Cybersecurity experts from Avast uncovered a Discord server dedicated to “malware-as-a-service” products. According to Avast, malware-as-a-service “allows people to hack other people without any programming or technical skills. It’s basically plug-and-play hacking for whomever is interested, only requiring users to determine details like a custom icon or a binary to be used as a carrier for the malicious code.” It discovered that the developer of the “Lunar” malware was selling it on Discord for between €5 and €25.
The malware was mostly distributed through YouTube. Bad actors would create YouTube videos advertising game cheats. Members from the Discord would comment on the YouTube videos confirming the “legitimacy” of these cheats. However, the linked URL would instead lead to the malware.
Avast was most shocked by the ages of those participating in the server. It believes that most of the members are minors between the ages of 11 and 16. It came to this conclusion based on the topics of conversation and vocabulary of the members as well as the most popular malware options. Avast remarked, “the Lunar malware builder included options like password and information stealing, crypto mining, and ransomware.” Nevertheless, members were far more interested in stealing gaming accounts, deleting Minecraft and Fortnite folders, or repeatedly opening browsers to websites with adult content.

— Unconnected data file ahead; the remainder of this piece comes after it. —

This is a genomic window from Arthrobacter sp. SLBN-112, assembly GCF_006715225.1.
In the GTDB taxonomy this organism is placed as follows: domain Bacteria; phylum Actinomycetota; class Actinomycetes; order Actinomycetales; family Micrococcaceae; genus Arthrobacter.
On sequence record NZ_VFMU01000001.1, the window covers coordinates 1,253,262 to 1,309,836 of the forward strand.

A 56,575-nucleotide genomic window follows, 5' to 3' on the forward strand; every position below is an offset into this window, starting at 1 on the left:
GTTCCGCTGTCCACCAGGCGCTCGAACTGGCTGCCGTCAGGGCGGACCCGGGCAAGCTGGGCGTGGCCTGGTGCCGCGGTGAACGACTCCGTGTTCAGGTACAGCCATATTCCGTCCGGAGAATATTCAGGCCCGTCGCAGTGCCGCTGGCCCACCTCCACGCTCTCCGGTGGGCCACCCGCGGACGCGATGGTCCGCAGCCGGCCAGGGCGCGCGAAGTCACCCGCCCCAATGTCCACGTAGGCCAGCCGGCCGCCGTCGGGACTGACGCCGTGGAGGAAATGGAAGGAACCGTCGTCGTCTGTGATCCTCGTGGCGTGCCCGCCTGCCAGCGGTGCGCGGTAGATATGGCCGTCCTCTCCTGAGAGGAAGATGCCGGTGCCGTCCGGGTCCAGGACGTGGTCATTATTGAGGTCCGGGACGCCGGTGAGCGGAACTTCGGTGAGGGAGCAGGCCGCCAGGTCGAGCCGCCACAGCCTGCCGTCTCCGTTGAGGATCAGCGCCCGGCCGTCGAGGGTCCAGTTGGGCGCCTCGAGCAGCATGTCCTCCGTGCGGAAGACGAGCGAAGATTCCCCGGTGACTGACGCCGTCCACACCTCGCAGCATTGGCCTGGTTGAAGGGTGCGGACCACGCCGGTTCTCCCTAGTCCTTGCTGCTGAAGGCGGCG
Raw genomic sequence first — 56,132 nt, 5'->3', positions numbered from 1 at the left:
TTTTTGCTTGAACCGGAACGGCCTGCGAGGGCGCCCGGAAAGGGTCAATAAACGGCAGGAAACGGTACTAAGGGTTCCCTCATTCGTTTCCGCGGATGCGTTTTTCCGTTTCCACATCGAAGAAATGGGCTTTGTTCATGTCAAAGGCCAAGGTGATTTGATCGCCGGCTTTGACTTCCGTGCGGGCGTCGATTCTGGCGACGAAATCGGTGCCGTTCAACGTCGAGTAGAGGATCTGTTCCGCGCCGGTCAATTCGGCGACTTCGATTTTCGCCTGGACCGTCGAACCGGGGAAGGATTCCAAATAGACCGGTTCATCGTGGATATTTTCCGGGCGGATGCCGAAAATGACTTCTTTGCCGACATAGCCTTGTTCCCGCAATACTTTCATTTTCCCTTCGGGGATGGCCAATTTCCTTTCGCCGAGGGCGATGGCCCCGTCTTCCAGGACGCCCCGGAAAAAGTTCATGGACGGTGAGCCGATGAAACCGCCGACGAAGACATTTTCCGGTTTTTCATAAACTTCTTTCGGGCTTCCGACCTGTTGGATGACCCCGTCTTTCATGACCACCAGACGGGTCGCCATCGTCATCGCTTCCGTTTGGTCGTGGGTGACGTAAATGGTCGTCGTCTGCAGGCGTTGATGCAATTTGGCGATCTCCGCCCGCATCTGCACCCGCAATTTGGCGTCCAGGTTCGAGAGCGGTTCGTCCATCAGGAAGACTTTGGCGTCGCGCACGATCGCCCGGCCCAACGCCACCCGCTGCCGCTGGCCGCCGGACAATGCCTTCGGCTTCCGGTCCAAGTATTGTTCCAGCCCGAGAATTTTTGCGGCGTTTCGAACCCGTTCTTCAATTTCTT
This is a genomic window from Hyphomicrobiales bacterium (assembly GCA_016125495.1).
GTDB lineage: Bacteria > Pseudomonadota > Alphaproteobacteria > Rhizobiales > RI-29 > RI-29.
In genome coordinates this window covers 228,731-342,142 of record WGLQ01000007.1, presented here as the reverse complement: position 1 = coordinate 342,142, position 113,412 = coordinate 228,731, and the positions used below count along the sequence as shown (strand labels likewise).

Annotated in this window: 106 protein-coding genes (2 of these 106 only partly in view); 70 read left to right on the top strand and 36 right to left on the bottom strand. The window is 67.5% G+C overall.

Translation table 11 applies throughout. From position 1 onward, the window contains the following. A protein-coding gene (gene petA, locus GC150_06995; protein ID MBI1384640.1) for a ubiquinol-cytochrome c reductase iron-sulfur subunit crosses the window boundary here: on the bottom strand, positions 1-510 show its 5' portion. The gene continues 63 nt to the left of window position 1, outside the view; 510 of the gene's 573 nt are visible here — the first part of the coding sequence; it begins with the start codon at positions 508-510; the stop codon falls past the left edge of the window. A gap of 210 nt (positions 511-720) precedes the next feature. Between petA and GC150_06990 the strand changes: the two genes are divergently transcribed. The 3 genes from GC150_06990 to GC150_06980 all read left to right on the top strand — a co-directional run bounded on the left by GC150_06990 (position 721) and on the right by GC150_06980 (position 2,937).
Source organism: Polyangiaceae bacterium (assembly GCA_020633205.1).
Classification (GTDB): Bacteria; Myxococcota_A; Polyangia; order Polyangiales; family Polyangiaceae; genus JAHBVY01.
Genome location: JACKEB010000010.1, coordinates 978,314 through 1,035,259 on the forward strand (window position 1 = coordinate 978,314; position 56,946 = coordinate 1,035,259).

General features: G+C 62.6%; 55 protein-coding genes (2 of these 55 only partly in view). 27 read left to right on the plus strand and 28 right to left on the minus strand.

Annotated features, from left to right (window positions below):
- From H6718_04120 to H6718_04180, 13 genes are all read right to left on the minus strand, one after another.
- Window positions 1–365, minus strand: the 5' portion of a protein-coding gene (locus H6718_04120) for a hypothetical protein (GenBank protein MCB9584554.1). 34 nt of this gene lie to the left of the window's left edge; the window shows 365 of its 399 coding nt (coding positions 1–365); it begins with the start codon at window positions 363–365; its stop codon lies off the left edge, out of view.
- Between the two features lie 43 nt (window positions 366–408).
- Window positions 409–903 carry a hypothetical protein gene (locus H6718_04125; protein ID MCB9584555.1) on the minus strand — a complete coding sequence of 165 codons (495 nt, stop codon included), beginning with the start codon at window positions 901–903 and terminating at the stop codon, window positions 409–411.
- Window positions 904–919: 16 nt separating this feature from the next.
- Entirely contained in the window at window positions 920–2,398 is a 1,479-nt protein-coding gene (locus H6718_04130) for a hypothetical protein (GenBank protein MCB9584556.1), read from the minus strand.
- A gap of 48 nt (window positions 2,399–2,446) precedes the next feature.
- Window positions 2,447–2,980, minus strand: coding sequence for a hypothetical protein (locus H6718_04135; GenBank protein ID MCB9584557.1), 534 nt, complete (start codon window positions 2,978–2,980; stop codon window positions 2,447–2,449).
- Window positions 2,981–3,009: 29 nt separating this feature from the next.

The “ransoms” they demanded were also laughably small. Avast noted that one ransom was only for $25 USD. This evidence led Avast to conclude that the server was primarily dedicated to “pranks that teenagers might be interested in.” It determined that the threat level of this server is “low,” but have reported it to Discord. Discord has since removed the server.
One of the most fascinating aspects of the server was the kind of community it created. Many of the members would just hop onto the Discord to chat with one another. Nevertheless, like any community, there were issues. Avast noticed that there was, “infighting, instability, potential bullying, and members stealing each others’ code and selling it themselves.” There is also the issue that many of the community’s actions were illegal and could potentially put themselves or loved ones in real danger. Nevertheless, this is a fascinating look at the way both malware and community are evolving.